The third provision in art. 12 neither requires the positive identification of the personnel accessing the NDNA database and material in the central lab, nor the secure logging of access to and activity involving the profile and sample.
Art.13 too raises concerns (Cancellazione dei dati e distruzione dei campioni biologici – Data Erasire and Destruction of Biological Samples). Provision 3 doesn’t clearly identify who is in charge of ordering the destruction of samples and profiles. It would have been far more appropriate (and easier) to say that samples, profiles and all of its related information cannot be used during the trial. A judge in the preliminary investigation, preliminary hearing or trial – depending on the stage of the trial – orders the destruction of both profiles and samples from the NDNA database, the central laboratory and any other place where this information is stored (e.g. prosecutor’s docket, law enforcement investigator files, etc.)
Art. 14 deals with punishment for a public officer that communicates or uses data and information without authorization, or for purposes other than those stipulated specifically in the law. Well, the punishment is incredibly light: a jail term of between one and three years. This means that by pleading guilty (up to 1/3 of a reduction in term) and obtaining a further 1/3 reduction for the “attenuanti generiche” (generic circumstances that decrease the severity of the punishment), a defendant could face a final jail term of less than six months that could be avoided by simply paying a fine. Given the magnitude of the matter, one would expect to find harsh punishments rather than the equivalent of a light slap on the hand.
Two final remarks:
The first one is about technology. The law says nothing about strategic technological choices. Of course it is not to be expected that a law will enter into the maze of ICT and molecular biology oddities. Naturally a series of subordinate administrative acts will be adopted by the ministries concerned. But what the law might have (and should have) layed down was the inclusion of principles such as the use of non-proprietary file formats and technologies (thus avoiding the technological “locked-in” syndrome that allowed ICT multinationals to create a de facto monopoly since the cost of converting huge quantities of information to a different format was so high as to discourage the shift).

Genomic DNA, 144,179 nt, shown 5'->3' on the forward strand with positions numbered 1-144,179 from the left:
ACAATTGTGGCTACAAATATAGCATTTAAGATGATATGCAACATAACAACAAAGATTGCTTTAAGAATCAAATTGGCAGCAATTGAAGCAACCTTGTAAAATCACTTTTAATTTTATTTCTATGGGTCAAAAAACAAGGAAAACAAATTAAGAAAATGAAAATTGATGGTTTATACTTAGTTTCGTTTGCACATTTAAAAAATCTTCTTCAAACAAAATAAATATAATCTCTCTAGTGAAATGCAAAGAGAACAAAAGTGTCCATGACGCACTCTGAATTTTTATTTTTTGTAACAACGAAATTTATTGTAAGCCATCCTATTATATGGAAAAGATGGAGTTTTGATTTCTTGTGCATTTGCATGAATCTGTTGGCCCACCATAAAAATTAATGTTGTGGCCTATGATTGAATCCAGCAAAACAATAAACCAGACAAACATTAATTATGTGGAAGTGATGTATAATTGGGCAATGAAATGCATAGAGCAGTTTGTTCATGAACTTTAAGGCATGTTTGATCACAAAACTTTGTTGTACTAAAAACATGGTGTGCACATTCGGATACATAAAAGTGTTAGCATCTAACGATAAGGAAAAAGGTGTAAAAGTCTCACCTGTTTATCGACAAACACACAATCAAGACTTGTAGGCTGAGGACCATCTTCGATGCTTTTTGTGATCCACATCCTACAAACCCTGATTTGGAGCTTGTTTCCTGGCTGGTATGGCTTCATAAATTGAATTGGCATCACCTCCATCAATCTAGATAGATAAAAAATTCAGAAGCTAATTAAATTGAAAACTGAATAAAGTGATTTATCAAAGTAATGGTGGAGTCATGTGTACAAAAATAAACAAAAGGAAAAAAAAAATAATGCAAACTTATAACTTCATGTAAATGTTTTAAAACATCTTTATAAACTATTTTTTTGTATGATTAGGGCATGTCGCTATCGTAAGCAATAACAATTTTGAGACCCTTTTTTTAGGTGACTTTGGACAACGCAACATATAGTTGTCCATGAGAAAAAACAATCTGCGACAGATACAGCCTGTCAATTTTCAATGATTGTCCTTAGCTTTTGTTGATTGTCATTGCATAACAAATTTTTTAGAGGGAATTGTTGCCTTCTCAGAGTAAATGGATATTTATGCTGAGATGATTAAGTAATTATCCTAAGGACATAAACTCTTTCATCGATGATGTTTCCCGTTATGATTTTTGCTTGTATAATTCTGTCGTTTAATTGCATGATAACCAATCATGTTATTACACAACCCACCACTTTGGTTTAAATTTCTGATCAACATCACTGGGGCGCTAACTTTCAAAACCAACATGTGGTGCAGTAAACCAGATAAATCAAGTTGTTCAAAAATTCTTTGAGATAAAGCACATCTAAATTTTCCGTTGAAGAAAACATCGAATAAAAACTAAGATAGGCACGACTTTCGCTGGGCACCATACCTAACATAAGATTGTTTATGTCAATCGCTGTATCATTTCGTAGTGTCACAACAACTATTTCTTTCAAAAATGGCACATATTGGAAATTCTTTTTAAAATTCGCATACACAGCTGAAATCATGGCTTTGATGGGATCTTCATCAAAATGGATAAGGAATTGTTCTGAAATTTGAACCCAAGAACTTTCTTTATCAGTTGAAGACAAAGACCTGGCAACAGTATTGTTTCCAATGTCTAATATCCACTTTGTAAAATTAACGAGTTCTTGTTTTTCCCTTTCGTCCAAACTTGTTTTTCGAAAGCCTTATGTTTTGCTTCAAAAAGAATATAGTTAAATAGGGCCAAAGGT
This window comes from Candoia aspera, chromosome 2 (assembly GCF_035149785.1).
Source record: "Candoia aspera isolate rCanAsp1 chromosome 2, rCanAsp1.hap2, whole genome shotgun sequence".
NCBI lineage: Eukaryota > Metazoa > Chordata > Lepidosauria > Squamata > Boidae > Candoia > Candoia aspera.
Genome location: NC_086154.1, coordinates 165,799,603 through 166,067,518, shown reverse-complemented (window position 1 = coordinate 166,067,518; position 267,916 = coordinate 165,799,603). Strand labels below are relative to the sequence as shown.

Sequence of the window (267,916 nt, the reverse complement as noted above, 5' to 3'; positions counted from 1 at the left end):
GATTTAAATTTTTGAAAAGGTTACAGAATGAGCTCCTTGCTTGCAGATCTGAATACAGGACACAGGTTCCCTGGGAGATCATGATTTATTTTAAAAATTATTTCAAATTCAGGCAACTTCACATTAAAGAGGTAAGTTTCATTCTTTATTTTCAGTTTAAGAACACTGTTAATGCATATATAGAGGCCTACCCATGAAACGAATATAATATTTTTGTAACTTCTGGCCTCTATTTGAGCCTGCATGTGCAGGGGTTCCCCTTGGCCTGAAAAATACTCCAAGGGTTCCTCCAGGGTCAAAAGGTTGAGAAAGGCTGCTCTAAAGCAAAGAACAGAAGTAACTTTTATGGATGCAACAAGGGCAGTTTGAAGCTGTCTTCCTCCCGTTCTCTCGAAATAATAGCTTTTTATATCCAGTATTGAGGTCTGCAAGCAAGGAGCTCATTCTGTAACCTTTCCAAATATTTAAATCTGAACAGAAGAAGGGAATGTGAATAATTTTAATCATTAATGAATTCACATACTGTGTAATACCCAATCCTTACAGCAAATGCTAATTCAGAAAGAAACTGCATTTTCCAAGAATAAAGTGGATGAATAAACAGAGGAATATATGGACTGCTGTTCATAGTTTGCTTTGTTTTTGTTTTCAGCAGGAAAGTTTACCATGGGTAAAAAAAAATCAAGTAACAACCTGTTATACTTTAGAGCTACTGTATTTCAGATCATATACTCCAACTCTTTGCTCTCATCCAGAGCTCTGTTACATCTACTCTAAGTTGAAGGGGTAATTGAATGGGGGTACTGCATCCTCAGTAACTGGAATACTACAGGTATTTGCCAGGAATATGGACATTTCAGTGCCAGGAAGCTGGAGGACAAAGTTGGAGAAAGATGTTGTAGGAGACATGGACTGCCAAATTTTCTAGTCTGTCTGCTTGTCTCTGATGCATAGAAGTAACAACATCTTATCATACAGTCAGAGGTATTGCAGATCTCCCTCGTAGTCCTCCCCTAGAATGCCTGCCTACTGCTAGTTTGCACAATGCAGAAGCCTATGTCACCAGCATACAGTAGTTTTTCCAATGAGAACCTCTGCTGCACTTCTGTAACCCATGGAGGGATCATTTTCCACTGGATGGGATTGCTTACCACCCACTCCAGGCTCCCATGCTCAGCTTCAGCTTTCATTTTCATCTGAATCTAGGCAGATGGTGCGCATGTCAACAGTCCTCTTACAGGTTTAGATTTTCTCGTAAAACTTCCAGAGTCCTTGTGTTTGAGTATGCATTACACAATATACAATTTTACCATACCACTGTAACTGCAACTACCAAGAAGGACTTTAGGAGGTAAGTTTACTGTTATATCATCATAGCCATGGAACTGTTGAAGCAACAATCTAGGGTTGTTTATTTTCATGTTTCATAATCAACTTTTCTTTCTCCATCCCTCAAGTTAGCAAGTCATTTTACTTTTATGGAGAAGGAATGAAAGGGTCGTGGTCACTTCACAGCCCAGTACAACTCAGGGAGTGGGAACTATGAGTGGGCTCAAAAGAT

The second one concers the “vicious loop” in assessing crime impact and crime spreading. By excluding white collar crime profiles from the NDNAD, the law can alter crime-related statistics. If all you can find in the NDNAD are violent crimes committed by Africans or Balkan immigrés and undocumented migrants (they will hardly be involved in stock exchange frauds), prosecutors will find easier to investigate these crimes, with the potential result being an injection of “hidden racism” into the justice system.
To put it briefly: crime statistics are based upon prosecutory investigations and trials, but if prosecutory investigations are based upon the NDNA database, the only crimes that will be scrutinized by politicians will be those that fall into the NDNA database.